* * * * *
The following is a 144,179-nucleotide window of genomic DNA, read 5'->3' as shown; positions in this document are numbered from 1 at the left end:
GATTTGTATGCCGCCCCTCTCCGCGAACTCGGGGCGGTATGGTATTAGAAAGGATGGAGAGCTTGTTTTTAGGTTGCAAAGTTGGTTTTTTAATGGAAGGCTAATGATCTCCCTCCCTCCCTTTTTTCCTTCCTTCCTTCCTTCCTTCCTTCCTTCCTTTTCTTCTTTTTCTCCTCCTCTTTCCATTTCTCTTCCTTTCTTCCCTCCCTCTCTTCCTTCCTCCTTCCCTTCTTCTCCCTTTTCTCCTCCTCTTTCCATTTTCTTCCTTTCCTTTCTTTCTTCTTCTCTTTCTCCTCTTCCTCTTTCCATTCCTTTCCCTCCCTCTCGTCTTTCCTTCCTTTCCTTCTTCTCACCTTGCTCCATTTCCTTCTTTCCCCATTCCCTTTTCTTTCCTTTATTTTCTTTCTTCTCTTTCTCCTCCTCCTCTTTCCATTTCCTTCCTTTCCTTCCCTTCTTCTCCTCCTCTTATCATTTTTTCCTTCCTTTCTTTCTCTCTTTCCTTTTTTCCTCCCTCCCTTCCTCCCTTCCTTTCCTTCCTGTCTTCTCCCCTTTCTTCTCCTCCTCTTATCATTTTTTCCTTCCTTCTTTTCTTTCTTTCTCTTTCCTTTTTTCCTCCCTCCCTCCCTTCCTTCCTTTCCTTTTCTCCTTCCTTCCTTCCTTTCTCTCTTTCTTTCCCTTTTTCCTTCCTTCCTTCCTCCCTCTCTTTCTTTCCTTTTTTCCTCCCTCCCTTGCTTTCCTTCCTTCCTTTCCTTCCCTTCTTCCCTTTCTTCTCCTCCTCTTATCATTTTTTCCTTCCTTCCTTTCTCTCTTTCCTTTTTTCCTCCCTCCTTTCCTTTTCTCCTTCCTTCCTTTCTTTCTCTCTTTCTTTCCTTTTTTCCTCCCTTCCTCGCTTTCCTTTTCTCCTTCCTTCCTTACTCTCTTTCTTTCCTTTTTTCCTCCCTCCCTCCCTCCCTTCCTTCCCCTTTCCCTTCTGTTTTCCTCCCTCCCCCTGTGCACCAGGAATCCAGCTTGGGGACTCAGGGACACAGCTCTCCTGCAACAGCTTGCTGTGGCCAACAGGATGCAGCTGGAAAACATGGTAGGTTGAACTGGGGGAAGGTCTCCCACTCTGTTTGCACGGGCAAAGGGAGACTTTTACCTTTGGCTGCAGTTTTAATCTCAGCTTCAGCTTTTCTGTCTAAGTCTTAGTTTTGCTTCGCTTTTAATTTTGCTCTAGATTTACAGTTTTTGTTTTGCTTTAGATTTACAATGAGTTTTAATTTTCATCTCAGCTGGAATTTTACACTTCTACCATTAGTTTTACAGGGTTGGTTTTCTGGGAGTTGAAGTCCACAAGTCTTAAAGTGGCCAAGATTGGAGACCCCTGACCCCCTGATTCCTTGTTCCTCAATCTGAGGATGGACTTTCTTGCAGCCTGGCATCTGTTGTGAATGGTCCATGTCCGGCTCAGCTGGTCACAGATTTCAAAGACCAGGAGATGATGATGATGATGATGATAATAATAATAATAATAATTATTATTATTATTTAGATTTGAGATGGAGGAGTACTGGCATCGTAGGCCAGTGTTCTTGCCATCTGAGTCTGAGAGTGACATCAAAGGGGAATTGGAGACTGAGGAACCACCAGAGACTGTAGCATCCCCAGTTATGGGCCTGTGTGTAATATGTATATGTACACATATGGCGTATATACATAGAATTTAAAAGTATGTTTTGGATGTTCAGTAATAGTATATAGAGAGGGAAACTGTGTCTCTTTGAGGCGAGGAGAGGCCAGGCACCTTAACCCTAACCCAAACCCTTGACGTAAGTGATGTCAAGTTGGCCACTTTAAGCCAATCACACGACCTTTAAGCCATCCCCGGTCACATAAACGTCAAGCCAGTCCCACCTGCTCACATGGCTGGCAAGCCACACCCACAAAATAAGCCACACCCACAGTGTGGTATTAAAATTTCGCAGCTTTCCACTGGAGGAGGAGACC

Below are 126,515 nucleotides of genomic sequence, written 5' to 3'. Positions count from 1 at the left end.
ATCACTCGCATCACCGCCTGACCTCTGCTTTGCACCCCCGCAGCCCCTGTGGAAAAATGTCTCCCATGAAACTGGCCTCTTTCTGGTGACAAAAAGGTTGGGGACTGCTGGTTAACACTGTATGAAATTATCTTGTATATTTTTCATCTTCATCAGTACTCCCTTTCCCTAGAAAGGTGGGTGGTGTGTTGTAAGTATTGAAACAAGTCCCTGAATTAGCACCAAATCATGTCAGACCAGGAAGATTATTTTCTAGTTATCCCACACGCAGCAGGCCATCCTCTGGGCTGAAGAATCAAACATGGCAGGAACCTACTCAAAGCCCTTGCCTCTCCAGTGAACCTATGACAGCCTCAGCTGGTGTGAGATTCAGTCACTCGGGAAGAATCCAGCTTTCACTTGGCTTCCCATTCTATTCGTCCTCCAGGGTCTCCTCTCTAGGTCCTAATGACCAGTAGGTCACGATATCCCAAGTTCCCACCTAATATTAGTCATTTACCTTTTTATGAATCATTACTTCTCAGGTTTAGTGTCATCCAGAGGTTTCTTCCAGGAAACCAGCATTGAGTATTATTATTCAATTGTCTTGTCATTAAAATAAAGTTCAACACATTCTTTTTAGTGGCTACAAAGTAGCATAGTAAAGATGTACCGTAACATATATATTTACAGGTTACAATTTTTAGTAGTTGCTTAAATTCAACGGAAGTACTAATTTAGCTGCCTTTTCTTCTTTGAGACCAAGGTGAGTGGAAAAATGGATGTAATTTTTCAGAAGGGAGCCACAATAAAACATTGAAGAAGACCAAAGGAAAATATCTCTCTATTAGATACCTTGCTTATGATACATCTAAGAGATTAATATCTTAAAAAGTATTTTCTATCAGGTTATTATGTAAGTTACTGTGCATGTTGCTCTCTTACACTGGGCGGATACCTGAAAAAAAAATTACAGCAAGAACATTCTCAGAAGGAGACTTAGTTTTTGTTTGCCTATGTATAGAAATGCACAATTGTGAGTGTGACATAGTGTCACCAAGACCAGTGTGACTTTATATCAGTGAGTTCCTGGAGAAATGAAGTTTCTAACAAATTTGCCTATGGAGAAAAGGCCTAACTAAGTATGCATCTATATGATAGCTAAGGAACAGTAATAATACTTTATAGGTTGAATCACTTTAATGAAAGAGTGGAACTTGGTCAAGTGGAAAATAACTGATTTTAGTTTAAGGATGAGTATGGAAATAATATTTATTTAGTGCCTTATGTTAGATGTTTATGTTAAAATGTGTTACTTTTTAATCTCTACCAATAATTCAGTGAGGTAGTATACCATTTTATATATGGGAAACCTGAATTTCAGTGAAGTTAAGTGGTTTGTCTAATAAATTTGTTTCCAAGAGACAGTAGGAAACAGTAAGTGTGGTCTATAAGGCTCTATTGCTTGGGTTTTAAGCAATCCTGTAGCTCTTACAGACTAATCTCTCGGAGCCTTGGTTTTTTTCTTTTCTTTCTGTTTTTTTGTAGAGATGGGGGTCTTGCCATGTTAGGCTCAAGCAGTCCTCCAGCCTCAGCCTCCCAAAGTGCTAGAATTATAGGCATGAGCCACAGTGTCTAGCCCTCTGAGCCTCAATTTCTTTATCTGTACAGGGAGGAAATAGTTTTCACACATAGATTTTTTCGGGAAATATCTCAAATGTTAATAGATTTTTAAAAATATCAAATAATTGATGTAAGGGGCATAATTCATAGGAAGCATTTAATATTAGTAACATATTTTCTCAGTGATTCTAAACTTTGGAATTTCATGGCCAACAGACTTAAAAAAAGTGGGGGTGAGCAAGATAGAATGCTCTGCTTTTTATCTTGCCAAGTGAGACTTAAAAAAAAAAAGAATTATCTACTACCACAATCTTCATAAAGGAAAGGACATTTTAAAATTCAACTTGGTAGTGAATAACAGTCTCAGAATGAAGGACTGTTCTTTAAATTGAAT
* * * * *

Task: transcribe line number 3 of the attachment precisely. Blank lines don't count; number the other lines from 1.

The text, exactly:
Below are 126,515 nucleotides of genomic sequence, written 5' to 3'. Positions count from 1 at the left end.